“It’s Hard To Kiss The Lips At Night (That Chew Your Ass Out All Day Long)” hit the bulls-eye. The ribald nature of lyric sung to the truest country weeper , the juxtaposition heightens the joke. Never mind the sad reality that is, no doubt, an active piece of the equation for plenty.
Gill’s honeysuckle tenor is still the easiest, sweetest male voice in modern music. Few have the tone or the nuance to do what he does, and when he opens his mouth, it is jaw-dropping, even on a celebrated novelty that is more punchline than song.
Rather than waste the gift of having his friend onstage, Crowell spoke over the explosive response, telling the tale of walking into the Troudabour somewhere in the ‘70s to hear “this tall good looking young man singing my song… better than I did. I knew that one was gone.”
Looking proudly at the acolyte that Gill in many ways was, it is the kind of transparency that we all hope for in our truest relationships. Not just knowing the flaws or broken places, but knowing that nothing diminishes the friendship – and there is only that which matters.
Clearly an audible, the less-is-more aesthetic took on an even leaner attack. Crowell starting the breaking “Til I Can Gain Control Again” with just his guitar and vocal; the Oklahoma-born mtulitple Grammy-winner joining in and trading the chorus face-to-face at the mic. It was a quivering admission of needing help and perspective from the one who no longer needs you, and it is vulnerable in a powerful way.
So powerful that it resonated as hard as anything that had been played. By the time Hughes started etching those molten guitar lines on the song, everything about profound need was already laid on the table.
Recognizing what had been conjured, Crowell turned up the sterno. After hugging his friend, he led the band into the charging Cajun shuffle “Leaving Louisiana In the Broad Daylight,” a tale of girl gone bad and the traveling salesman that aided and abetted, with sheer joy. The precision romp was all fun and jubiliation…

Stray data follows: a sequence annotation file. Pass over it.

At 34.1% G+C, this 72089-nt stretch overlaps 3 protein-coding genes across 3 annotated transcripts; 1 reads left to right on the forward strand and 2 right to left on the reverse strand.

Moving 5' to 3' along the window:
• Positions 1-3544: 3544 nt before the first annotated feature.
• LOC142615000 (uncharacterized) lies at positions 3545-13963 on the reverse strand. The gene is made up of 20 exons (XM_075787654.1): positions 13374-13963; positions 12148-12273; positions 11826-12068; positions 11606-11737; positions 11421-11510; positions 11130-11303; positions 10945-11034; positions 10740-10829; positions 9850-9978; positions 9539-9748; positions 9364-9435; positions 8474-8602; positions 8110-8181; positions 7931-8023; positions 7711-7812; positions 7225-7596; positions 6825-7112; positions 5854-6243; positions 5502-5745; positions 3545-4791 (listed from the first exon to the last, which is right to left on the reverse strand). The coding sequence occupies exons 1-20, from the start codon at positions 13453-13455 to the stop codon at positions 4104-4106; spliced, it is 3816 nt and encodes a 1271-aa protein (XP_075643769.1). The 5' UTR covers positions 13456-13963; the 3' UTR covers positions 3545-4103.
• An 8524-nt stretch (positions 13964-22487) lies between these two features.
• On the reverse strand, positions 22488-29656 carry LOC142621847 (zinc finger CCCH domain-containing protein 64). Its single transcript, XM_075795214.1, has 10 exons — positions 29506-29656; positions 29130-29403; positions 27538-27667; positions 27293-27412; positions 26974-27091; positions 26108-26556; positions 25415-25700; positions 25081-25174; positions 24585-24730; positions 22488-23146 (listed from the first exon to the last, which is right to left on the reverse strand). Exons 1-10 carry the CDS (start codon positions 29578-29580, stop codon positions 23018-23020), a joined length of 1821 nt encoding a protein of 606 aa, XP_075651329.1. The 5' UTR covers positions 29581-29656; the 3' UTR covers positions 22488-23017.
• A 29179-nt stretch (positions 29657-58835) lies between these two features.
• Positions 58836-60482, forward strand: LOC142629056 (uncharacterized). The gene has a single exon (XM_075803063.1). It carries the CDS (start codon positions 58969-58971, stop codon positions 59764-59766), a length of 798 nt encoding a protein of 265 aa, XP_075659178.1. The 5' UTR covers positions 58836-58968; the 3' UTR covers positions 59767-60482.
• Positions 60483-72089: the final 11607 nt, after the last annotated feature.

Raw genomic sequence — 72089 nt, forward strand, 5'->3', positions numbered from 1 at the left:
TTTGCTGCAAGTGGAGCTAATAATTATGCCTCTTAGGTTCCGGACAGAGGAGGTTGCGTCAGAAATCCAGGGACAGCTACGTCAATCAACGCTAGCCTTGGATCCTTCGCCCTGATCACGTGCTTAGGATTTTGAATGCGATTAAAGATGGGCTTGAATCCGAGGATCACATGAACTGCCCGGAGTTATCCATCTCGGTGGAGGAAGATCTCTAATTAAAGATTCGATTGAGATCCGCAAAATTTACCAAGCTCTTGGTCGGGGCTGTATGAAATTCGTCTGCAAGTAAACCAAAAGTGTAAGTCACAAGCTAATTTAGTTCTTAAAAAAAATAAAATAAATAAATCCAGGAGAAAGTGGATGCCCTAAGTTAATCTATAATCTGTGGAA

And it pivoted into Crowell’s insurrection manifesto “Ain’t Living Long Like This,” a signature song for the baddest of the Ourlaws Waylon Jennings, as well as Emmylou Harris and Foghat. Building and thundering, mining the ferocity of the groove and the throwndown swagger of the singer, “Long” kept circling to climax, then backing off, circling and backing until finally everyone in the room was cross-eyed crazy, stomping and whooping with the need to culminate.
Hughes final guitar break was a mixture of squad car siren and wah-wah pedal that suggests the no good end to come from this sort of high jinks and misadventure. It pulls you in for release, romp, a moment of pure satisfaction and dereliction – as full tilt as anyone would dare to dream, dare to even dare to imagine.
Spent, the final chord struck, it’s almost dizzying in the room. Not quite vertigo, but not quite the usual politely resolved culmination of 90 minutes of music. That final whump broke the spell, but not the mood conjured.
After the band left the stage, Crowell returned alone. A man and his guitar, he explained about Spear’s passing and rendered “Banks.” But it was in the song played for his daughter that the entire night came into focus.
“I Know Love Is All I Need,” written straight from a dream, balanced the jaggedness of how people live and what what they put each other truth with the abiding truth that broken people can love absolutely, love through the failings and the screw-ups. It is a quiet reassurance in the storm, the ultimate settlement of what our time here is for.
Crowell wrote it after losing his own parents, and that colored the initial recording. Now with his own girls, he softens the edges to let them know it’s okay, it’s what matters – and no matter the realm, that love is what you should reach for.
Trust and faith are hard. Rodney Crowell knows that. By way of his music, the throwdown and the stuff most people would rather not see, he shows us that it’s also the only way.